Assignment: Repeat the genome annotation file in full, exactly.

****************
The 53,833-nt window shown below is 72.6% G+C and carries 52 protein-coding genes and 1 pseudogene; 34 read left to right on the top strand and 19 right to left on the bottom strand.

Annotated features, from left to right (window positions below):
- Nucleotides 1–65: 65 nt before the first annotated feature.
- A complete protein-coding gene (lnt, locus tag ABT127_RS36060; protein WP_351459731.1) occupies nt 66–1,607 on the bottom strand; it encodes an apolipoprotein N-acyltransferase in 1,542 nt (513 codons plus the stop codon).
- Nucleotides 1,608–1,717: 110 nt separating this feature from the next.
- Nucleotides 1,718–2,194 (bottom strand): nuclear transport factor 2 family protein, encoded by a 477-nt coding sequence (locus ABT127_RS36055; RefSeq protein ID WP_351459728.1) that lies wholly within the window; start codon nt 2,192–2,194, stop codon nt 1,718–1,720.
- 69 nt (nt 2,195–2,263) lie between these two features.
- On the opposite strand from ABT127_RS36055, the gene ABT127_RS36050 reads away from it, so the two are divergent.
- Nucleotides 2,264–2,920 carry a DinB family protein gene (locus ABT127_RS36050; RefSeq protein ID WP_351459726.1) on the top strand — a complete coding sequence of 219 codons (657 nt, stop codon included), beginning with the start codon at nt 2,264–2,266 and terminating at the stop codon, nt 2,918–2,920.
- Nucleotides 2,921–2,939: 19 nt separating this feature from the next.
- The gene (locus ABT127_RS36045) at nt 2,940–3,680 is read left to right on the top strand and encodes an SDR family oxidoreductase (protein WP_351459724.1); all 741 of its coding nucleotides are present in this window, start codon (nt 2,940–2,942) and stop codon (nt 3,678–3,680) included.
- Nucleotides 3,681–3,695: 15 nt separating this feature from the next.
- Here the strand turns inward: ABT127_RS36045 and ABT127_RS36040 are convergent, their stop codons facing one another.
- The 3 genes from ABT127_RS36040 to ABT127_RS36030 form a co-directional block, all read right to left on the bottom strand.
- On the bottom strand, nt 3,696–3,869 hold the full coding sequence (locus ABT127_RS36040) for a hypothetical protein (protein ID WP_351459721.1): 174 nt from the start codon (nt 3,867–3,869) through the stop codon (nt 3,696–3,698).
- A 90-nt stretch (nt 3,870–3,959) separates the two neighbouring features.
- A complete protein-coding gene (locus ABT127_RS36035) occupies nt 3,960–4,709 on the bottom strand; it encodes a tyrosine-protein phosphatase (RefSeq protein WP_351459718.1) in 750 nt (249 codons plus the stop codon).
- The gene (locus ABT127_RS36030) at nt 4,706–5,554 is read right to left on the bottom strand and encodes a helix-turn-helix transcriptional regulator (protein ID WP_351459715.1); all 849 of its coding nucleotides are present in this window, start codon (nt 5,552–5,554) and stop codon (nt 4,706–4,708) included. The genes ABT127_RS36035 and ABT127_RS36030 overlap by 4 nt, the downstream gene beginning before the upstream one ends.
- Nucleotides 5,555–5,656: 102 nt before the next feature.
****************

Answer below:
The 53,833-nt window shown below is 72.6% G+C and carries 52 protein-coding genes and 1 pseudogene; 34 read left to right on the top strand and 19 right to left on the bottom strand.

Annotated features, from left to right (window positions below):
- Nucleotides 1–65: 65 nt before the first annotated feature.
- A complete protein-coding gene (lnt, locus tag ABT127_RS36060; protein WP_351459731.1) occupies nt 66–1,607 on the bottom strand; it encodes an apolipoprotein N-acyltransferase in 1,542 nt (513 codons plus the stop codon).
- Nucleotides 1,608–1,717: 110 nt separating this feature from the next.
- Nucleotides 1,718–2,194 (bottom strand): nuclear transport factor 2 family protein, encoded by a 477-nt coding sequence (locus ABT127_RS36055; RefSeq protein ID WP_351459728.1) that lies wholly within the window; start codon nt 2,192–2,194, stop codon nt 1,718–1,720.
- 69 nt (nt 2,195–2,263) lie between these two features.
- On the opposite strand from ABT127_RS36055, the gene ABT127_RS36050 reads away from it, so the two are divergent.
- Nucleotides 2,264–2,920 carry a DinB family protein gene (locus ABT127_RS36050; RefSeq protein ID WP_351459726.1) on the top strand — a complete coding sequence of 219 codons (657 nt, stop codon included), beginning with the start codon at nt 2,264–2,266 and terminating at the stop codon, nt 2,918–2,920.
- Nucleotides 2,921–2,939: 19 nt separating this feature from the next.
- The gene (locus ABT127_RS36045) at nt 2,940–3,680 is read left to right on the top strand and encodes an SDR family oxidoreductase (protein WP_351459724.1); all 741 of its coding nucleotides are present in this window, start codon (nt 2,940–2,942) and stop codon (nt 3,678–3,680) included.
- Nucleotides 3,681–3,695: 15 nt separating this feature from the next.
- Here the strand turns inward: ABT127_RS36045 and ABT127_RS36040 are convergent, their stop codons facing one another.
- The 3 genes from ABT127_RS36040 to ABT127_RS36030 form a co-directional block, all read right to left on the bottom strand.
- On the bottom strand, nt 3,696–3,869 hold the full coding sequence (locus ABT127_RS36040) for a hypothetical protein (protein ID WP_351459721.1): 174 nt from the start codon (nt 3,867–3,869) through the stop codon (nt 3,696–3,698).
- A 90-nt stretch (nt 3,870–3,959) separates the two neighbouring features.
- A complete protein-coding gene (locus ABT127_RS36035) occupies nt 3,960–4,709 on the bottom strand; it encodes a tyrosine-protein phosphatase (RefSeq protein WP_351459718.1) in 750 nt (249 codons plus the stop codon).
- The gene (locus ABT127_RS36030) at nt 4,706–5,554 is read right to left on the bottom strand and encodes a helix-turn-helix transcriptional regulator (protein ID WP_351459715.1); all 849 of its coding nucleotides are present in this window, start codon (nt 5,552–5,554) and stop codon (nt 4,706–4,708) included. The genes ABT127_RS36035 and ABT127_RS36030 overlap by 4 nt, the downstream gene beginning before the upstream one ends.
- Nucleotides 5,555–5,656: 102 nt before the next feature.